1. Not finding help here? Sign up for a free 30min tutor trial with Chegg Tutors
    Dismiss Notice
Dismiss Notice
Join Physics Forums Today!
The friendliest, high quality science and math community on the planet! Everyone who loves science is here!

Second order homogeneous Differential EQ with complex coefficients.

  1. Mar 28, 2007 #1
    1. The problem statement, all variables and given/known data
    This is the result of a problem from my Quantum class, but I figure it would be best to ask in here as my question is purely a question of how to solve a certain differential equation.



    the equation is of the form 0=Y''-i*a*Y' + b*Y
    where Y is a function of t
    So the coefficient of Y' is imaginary, and the coefficient of Y is real.

    The given initial condition is Y(0)=1

    There is also another process (closely related in the physics problem) happening that is given by the equation

    0=Z'' + i*a*Z' + b*Z

    where a and b are the same a and b from the other equation. The initial condition on this is Z(0)=0


    2. Relevant equations

    The equations given above, and I beleive it is necessary to use the characteristic equation r^2+i*a*r+b

    3. The attempt at a solution

    I have used the characteristic equation and obtained that for Y, r=-ia/2 +/- i*sqrt(a^2+4b)/2. For convenience sake, let's call this r=iA +/- iB

    I assumed this would form a combination of exponentials of the form

    Y=C*e^(iA+iB)*t + D*e^(iA-iB)*t

    I'm pretty sure this is fine up to this point, the problem arises in that I cannot seem to use the initial conditions to attain an exact solution. Plugging in t=0, we see that C+D =1. Using the Z equation is not helpful, as the exponents have a different sign on the "A" part. My next attempt was to break up the complex exponentials into their respective sine and cosine components. This did not help my situation at all, even when both Y and Z were considered.

    My last idea that may work is the following.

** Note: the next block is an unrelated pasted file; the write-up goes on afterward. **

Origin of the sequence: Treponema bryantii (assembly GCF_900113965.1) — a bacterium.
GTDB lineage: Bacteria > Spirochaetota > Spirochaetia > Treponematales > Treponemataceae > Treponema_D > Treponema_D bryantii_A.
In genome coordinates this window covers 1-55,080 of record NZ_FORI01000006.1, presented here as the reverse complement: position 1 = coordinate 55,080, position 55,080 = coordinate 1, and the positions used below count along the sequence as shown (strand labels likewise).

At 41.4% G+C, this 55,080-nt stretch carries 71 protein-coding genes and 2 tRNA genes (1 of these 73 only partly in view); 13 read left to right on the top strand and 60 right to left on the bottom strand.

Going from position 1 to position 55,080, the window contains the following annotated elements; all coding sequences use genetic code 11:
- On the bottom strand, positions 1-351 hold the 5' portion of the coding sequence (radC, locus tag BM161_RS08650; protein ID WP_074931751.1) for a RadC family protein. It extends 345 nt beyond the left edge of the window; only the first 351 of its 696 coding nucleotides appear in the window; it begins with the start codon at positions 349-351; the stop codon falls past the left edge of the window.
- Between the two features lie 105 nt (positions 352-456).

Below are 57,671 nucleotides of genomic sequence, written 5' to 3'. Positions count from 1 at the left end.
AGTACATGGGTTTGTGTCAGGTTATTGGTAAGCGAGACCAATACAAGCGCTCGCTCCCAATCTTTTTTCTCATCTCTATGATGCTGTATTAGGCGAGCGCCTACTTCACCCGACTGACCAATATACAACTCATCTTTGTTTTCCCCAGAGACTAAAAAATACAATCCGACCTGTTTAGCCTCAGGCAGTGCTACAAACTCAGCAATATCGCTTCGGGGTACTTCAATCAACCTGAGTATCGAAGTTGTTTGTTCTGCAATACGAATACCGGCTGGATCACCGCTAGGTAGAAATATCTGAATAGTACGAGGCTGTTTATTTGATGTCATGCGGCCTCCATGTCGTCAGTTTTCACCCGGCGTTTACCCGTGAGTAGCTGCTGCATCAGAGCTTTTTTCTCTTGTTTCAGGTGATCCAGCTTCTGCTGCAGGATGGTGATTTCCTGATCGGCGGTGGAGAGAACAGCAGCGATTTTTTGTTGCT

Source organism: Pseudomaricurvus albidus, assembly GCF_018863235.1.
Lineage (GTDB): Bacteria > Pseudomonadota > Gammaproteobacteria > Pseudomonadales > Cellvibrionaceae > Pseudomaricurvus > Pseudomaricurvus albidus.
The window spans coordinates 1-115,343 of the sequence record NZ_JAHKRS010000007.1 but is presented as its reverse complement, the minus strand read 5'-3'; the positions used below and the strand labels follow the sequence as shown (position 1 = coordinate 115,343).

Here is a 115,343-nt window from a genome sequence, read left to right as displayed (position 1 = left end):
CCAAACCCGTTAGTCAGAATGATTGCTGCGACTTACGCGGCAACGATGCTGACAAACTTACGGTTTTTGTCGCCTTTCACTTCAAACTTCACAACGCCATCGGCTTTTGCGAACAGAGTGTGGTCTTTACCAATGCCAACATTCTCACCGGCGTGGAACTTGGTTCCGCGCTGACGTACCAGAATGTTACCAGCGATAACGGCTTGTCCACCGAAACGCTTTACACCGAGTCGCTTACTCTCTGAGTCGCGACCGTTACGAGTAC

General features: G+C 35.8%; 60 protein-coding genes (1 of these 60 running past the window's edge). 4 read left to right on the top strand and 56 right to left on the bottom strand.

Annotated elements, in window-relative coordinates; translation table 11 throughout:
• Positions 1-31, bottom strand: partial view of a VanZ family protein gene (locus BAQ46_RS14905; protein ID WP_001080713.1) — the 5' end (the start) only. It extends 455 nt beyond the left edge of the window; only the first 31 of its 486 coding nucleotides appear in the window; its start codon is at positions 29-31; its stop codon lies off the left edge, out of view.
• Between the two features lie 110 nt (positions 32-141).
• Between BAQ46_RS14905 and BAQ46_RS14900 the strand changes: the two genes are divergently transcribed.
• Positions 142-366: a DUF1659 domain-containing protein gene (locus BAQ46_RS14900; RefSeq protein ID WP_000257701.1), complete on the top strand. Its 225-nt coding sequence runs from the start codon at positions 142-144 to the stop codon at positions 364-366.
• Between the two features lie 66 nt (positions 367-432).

I know that characteristic r's of the form a+/- ib give solutions like e^at*(A*cos(b) + B*sin(b)). I see that I can definitely get a exact solution if I break up MY equation as Y= e^(iAt)*(C'*cos(B) + D'*sin(B)).

    I have a strong feeling that this is not allowed though, though I can't seem to find definite reasons either way. Any help is ENORMOUSLY appreciated.
     
  2. jcsd
  3. Mar 29, 2007 #2
    Well you should be able to solve this equation as usual. (Basically ignoring the imaginary bit)

    [tex]y'' -iay' + by=0[/tex]
    [tex]r^2-iar+b=0[/tex]

    Now use the quadratic equation...

    [tex] r = \frac{ia \pm \sqrt{(-ia)^2-4b}}{2} = \frac{ia \pm \sqrt{a^2-4b}}{2}[/tex]

    Let the two solutions be A,B.

    Then

    [tex]y = c_1 e^{At} + c_2 e^{Bt}[/tex]

    Your initial condition y(0)=1 is only enough to solve for one of c_1 or c_2. You get:

    [tex] c_1 + c_2 = 1 [/tex]
     
    Last edited: Mar 29, 2007
  4. Mar 30, 2007 #3

    HallsofIvy

    User Avatar
    Staff Emeritus
    Science Advisor

    The set of solutions to a linear, homogeneous, second order differential equation form a two dimensional vector space. One "initial condition" is not sufficient to get a specific solution. That has nothing to do with complex numbers.
     
Know someone interested in this topic? Share this thread via Reddit, Google+, Twitter, or Facebook

Have something to add?